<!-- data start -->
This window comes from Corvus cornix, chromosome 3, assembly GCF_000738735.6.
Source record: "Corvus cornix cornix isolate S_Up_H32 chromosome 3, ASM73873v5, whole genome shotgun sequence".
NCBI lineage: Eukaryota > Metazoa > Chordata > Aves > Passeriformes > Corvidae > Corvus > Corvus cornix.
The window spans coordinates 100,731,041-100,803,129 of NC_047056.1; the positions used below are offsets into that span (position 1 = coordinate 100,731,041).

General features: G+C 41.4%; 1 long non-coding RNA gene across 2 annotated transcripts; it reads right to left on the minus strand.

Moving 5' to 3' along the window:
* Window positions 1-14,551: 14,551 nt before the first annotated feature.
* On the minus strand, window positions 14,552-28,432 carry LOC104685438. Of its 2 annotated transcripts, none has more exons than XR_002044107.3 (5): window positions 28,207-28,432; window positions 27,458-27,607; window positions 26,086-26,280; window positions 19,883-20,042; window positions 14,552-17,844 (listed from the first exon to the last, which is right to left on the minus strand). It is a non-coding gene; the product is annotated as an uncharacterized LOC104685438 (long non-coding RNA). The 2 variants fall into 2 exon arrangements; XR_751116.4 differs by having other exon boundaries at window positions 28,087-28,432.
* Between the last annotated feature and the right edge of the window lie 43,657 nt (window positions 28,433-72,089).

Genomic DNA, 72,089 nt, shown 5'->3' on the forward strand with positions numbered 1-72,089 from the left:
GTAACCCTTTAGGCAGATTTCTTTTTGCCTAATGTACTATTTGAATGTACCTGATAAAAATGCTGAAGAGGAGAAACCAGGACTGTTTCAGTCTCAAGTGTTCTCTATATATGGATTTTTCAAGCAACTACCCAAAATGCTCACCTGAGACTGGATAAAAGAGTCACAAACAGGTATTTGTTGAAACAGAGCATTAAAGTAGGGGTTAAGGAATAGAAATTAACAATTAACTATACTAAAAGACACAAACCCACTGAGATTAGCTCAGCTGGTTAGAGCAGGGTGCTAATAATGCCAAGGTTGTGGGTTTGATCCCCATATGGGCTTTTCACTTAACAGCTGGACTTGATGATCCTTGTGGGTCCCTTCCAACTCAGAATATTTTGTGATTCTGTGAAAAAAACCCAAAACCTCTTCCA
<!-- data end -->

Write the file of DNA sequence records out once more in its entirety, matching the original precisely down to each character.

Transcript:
This window comes from Corvus cornix, chromosome 3, assembly GCF_000738735.6.
Source record: "Corvus cornix cornix isolate S_Up_H32 chromosome 3, ASM73873v5, whole genome shotgun sequence".
NCBI lineage: Eukaryota > Metazoa > Chordata > Aves > Passeriformes > Corvidae > Corvus > Corvus cornix.
The window spans coordinates 100,731,041-100,803,129 of NC_047056.1; the positions used below are offsets into that span (position 1 = coordinate 100,731,041).

General features: G+C 41.4%; 1 long non-coding RNA gene across 2 annotated transcripts; it reads right to left on the minus strand.

Moving 5' to 3' along the window:
* Window positions 1-14,551: 14,551 nt before the first annotated feature.
* On the minus strand, window positions 14,552-28,432 carry LOC104685438. Of its 2 annotated transcripts, none has more exons than XR_002044107.3 (5): window positions 28,207-28,432; window positions 27,458-27,607; window positions 26,086-26,280; window positions 19,883-20,042; window positions 14,552-17,844 (listed from the first exon to the last, which is right to left on the minus strand). It is a non-coding gene; the product is annotated as an uncharacterized LOC104685438 (long non-coding RNA). The 2 variants fall into 2 exon arrangements; XR_751116.4 differs by having other exon boundaries at window positions 28,087-28,432.
* Between the last annotated feature and the right edge of the window lie 43,657 nt (window positions 28,433-72,089).

Genomic DNA, 72,089 nt, shown 5'->3' on the forward strand with positions numbered 1-72,089 from the left:
GTAACCCTTTAGGCAGATTTCTTTTTGCCTAATGTACTATTTGAATGTACCTGATAAAAATGCTGAAGAGGAGAAACCAGGACTGTTTCAGTCTCAAGTGTTCTCTATATATGGATTTTTCAAGCAACTACCCAAAATGCTCACCTGAGACTGGATAAAAGAGTCACAAACAGGTATTTGTTGAAACAGAGCATTAAAGTAGGGGTTAAGGAATAGAAATTAACAATTAACTATACTAAAAGACACAAACCCACTGAGATTAGCTCAGCTGGTTAGAGCAGGGTGCTAATAATGCCAAGGTTGTGGGTTTGATCCCCATATGGGCTTTTCACTTAACAGCTGGACTTGATGATCCTTGTGGGTCCCTTCCAACTCAGAATATTTTGTGATTCTGTGAAAAAAACCCAAAACCTCTTCCA